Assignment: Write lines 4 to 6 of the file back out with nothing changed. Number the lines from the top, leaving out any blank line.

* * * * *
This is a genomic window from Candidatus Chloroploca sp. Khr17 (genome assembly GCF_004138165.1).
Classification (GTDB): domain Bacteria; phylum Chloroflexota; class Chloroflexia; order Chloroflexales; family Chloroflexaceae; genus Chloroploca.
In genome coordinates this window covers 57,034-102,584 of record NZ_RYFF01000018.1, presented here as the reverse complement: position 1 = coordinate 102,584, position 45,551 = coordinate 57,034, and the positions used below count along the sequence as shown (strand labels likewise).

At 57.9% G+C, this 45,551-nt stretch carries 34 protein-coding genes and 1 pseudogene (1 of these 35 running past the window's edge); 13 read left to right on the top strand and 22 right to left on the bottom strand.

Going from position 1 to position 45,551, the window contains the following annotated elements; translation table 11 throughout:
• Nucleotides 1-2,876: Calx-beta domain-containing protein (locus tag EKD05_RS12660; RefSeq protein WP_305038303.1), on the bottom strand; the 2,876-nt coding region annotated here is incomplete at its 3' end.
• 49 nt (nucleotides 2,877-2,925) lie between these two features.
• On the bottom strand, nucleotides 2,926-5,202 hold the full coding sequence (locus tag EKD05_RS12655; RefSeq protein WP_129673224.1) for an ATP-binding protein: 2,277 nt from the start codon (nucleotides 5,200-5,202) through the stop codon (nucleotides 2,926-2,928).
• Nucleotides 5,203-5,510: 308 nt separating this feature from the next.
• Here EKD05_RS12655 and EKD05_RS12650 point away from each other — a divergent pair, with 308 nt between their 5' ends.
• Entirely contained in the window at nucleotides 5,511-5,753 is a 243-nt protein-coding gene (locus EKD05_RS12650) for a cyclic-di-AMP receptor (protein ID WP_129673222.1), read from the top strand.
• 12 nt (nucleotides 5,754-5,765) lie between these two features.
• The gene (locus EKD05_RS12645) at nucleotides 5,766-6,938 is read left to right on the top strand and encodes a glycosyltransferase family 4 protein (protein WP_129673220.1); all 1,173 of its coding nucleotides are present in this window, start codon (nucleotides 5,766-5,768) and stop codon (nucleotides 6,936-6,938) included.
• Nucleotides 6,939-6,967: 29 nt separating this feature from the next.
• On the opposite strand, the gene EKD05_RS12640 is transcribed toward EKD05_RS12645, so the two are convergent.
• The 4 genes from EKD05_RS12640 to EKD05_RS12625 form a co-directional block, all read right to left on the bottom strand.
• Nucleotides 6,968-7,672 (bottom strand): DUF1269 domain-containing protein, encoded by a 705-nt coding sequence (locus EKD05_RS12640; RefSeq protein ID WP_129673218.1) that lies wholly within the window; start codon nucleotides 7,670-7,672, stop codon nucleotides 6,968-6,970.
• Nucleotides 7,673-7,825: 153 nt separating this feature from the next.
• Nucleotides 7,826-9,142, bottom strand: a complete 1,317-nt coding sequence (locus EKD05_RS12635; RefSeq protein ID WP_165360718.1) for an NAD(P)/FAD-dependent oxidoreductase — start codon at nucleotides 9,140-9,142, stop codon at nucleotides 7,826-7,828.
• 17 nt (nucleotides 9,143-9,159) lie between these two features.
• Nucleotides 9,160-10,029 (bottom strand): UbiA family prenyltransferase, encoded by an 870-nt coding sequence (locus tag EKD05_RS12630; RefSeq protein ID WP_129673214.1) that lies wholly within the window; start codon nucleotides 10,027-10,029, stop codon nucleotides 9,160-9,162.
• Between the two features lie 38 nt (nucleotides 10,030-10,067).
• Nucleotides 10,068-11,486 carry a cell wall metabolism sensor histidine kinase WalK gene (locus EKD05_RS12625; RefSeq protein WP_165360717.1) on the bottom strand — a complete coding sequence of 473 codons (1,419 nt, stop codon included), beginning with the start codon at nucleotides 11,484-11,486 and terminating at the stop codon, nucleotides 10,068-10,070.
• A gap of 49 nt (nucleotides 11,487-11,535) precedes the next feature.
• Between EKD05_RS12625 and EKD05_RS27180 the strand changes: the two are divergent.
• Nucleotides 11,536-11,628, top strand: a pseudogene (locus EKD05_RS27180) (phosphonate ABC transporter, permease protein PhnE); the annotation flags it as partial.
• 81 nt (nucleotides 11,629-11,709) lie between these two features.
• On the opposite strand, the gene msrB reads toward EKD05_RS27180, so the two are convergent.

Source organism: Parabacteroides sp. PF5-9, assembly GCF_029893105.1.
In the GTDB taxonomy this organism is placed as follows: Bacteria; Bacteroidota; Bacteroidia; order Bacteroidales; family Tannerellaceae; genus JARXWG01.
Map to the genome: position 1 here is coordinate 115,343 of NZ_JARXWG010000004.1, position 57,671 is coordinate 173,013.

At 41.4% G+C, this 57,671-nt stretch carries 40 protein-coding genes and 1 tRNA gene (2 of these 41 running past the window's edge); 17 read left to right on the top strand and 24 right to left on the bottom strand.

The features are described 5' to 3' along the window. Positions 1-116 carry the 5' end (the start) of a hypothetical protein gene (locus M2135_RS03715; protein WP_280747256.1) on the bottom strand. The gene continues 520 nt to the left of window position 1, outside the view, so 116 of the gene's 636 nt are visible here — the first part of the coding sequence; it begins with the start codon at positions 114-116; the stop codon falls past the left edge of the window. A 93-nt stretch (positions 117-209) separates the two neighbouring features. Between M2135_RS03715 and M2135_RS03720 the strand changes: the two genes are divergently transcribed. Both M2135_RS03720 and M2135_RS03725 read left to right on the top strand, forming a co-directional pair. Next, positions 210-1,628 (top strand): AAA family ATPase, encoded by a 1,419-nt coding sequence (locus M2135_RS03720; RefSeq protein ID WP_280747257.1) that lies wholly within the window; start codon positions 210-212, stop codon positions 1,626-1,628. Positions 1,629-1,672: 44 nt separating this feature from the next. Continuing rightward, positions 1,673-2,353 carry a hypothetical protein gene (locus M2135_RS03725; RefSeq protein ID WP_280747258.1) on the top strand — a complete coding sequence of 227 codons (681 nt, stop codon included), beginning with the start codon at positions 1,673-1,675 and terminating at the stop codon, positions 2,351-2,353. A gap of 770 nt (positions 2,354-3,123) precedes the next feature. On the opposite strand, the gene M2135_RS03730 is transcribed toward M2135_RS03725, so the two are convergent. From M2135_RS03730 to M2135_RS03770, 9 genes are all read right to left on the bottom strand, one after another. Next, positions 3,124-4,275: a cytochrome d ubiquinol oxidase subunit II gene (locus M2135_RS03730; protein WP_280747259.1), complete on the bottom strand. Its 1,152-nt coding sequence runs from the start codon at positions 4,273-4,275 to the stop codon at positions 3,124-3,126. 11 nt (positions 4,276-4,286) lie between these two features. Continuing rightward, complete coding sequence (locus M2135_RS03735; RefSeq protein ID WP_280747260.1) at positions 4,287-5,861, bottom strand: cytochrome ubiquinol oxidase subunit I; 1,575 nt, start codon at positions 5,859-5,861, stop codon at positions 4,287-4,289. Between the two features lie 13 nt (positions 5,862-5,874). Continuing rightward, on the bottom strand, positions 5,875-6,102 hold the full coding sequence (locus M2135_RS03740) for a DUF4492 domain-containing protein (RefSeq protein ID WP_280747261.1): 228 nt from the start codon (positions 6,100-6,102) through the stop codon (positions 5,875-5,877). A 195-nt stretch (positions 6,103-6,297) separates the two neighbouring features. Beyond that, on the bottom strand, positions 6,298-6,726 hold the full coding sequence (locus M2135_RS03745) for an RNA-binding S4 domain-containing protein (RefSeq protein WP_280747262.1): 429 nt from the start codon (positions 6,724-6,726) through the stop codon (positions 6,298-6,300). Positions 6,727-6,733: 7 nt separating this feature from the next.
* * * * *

At 57.9% G+C, this 45,551-nt stretch carries 34 protein-coding genes and 1 pseudogene (1 of these 35 running past the window's edge); 13 read left to right on the top strand and 22 right to left on the bottom strand.

Going from position 1 to position 45,551, the window contains the following annotated elements; translation table 11 throughout:
• Nucleotides 1-2,876: Calx-beta domain-containing protein (locus tag EKD05_RS12660; RefSeq protein WP_305038303.1), on the bottom strand; the 2,876-nt coding region annotated here is incomplete at its 3' end.